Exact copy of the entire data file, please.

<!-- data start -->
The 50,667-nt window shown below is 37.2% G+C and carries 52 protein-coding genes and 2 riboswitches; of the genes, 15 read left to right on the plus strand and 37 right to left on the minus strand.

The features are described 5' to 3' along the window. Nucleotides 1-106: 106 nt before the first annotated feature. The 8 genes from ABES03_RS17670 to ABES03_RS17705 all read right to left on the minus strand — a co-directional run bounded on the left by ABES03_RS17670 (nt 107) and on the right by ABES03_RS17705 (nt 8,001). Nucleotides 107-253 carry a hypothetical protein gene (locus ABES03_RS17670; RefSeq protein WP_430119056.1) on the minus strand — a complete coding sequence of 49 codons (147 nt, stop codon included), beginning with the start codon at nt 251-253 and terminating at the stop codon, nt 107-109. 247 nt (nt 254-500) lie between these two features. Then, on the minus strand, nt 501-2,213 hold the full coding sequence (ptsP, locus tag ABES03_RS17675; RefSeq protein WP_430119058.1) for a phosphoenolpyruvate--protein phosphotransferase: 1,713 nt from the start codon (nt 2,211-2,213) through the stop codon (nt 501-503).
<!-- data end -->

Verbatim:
The 50,667-nt window shown below is 37.2% G+C and carries 52 protein-coding genes and 2 riboswitches; of the genes, 15 read left to right on the plus strand and 37 right to left on the minus strand.

The features are described 5' to 3' along the window. Nucleotides 1-106: 106 nt before the first annotated feature. The 8 genes from ABES03_RS17670 to ABES03_RS17705 all read right to left on the minus strand — a co-directional run bounded on the left by ABES03_RS17670 (nt 107) and on the right by ABES03_RS17705 (nt 8,001). Nucleotides 107-253 carry a hypothetical protein gene (locus ABES03_RS17670; RefSeq protein WP_430119056.1) on the minus strand — a complete coding sequence of 49 codons (147 nt, stop codon included), beginning with the start codon at nt 251-253 and terminating at the stop codon, nt 107-109. 247 nt (nt 254-500) lie between these two features. Then, on the minus strand, nt 501-2,213 hold the full coding sequence (ptsP, locus tag ABES03_RS17675; RefSeq protein WP_430119058.1) for a phosphoenolpyruvate--protein phosphotransferase: 1,713 nt from the start codon (nt 2,211-2,213) through the stop codon (nt 501-503).